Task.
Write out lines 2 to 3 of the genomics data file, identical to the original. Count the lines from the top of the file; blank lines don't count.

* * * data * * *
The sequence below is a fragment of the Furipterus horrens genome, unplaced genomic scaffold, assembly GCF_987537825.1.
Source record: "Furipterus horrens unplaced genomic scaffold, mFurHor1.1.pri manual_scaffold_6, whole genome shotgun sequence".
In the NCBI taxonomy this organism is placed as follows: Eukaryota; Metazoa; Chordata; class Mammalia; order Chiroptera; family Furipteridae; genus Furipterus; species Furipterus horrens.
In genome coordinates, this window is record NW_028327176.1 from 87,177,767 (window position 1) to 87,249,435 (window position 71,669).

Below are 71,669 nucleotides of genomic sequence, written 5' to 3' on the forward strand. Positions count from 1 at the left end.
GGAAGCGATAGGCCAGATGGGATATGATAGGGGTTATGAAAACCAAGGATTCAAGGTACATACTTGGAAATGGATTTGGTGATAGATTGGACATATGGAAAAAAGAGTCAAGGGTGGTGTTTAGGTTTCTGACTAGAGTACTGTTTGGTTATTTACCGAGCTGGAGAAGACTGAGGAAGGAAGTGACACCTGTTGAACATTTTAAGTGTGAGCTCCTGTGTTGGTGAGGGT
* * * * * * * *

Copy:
Source record: "Furipterus horrens unplaced genomic scaffold, mFurHor1.1.pri manual_scaffold_6, whole genome shotgun sequence".
In the NCBI taxonomy this organism is placed as follows: Eukaryota; Metazoa; Chordata; class Mammalia; order Chiroptera; family Furipteridae; genus Furipterus; species Furipterus horrens.